The Mustang and the SAAF did not meet for the first time in Korea.
Early models of this British initiated, American built
fighter, served with 5 Squadron in North Africa and Italy
during the Second World War.The SAAf used the Mustang from 24 September 1944 when
P-51B/C Mustang Is replaced Kittyhawks in 5 Sqn during the Italian
campaign. P-51K Mustang IVa's, plus a few P-51D Mustang IV's were introduced
later and 5 Sqn used the type extensively until is was disbanded in October 1945.
When the South African Government comitted a squadron
to the United Nations forces in Korea, 2 Squadron was
selected to join the fray with Spitfires. This decision was rescindered,
and it was decided to operate an aircraft which was already in the theatre,
and for which full logistic support was already established. 2 Squadron
joined the 18th Fighter-bomber Wing, flying Mustangs and later
on F-86 Sabres.
The SAAF Museum has been attempting to aquire examlples of important aircraft
flown by the SAAF during its history, and one of the ex-Dominican F-51Ds was located in
Florida, USA, in 1986 where the remaining aircraft had gone after resale.
FAS1917 (c/n 122-38661_ was an F-51D-20-NA originally built as s/n 44-72202 and delivered
to the USAAF on 9 January 1944. In 1945 it was delivered to the 8th Air Force in the United Kingdom
but its unlikely to have seen combat.
In March it was delivered to Flygvapnet (The Swedish Air Force) where it received the identity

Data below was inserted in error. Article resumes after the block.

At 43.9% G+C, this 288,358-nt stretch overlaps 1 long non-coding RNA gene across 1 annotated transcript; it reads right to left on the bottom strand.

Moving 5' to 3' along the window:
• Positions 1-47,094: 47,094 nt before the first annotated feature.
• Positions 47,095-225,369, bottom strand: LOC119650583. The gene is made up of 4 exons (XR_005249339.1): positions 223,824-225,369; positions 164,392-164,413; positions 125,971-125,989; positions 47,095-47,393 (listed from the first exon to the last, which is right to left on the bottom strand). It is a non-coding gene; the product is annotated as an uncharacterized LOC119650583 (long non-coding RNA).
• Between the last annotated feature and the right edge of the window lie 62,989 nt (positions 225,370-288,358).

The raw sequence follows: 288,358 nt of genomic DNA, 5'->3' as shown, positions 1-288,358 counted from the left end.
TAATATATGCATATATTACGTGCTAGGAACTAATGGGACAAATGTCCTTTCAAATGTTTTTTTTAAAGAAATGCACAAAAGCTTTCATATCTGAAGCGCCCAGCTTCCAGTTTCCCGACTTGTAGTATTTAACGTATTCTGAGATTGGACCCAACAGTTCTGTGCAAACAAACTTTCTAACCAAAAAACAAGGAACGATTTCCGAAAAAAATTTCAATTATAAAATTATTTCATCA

Fv. Nr.26112 and was operated by F16 Wing based at Uppsala. A total of 161 Mustangs were
delivered to Sweden.
On 31 October 1952 it was one of 42 Mustangs sold to Dominica and was accepted by the F.A.D on
1 January 1953. The aircraft saw considerable action against rebels who opposed the dictatorship
of President Rafael Trujillo. Trujillo's son Ramfis was forbidden to become an operational pilot
with the airforce. However in a flamboyant gesture of appeasement by Trujillo, the fighter squadron
operating both F-51Ds and F-47 Thunderbolts was redesignated Esquadron de Caza Ramfis and
later Grupo de Caza Ramfis. The Mustangs were periodically updated and overhauled by Trans Florida
Aviation of Sarasota, California (which was later renamed Cavalier Aircraft Corp).
Trujillo was assassinated on 31 May 1961, but in the years to come, unrest in Dominica continued,
culminating in the Civil War of 1965, in which Mustangs played an active part.
A further upgrade programme took place in 1967/68 by Cavalier Aircraft but htey remained
essentially stock aircraft. Surviving longer than any
other operational Mustangs, they were finally replaced by Cessna A-37Bs and the twelve survivors were
sold to the USA
The SAAF Museum brought a Mustang in the USA in 1987, and when it was
shipped to Cape Town where it arrived 14 November 1987.
It was found to be corroded, and
stripping commenced as soon as the crated aircraft arrived at Lanseria
(the SAAF Museum base at that time). Bad luck, missing parts, stretched cables and lack of funds, have made
its restoration a long and laborious task, but after 12 years the labour of
love is complete and flying. It first took to the skies
on 13th of October 1998
The Museum Mustang bears the number 325. It is the third time a
Mustang bears this number. The first 325 - named "PAPPASAN"
- crashed in Korea, and instead of writing the aircraft off
, the SAAF ground personnel rebuilt the aircraft from
components salvaged from various wrecks. The resulting hybrid
was again numbered 325, (PAPPASAN II) and was evidently the fastest Mustang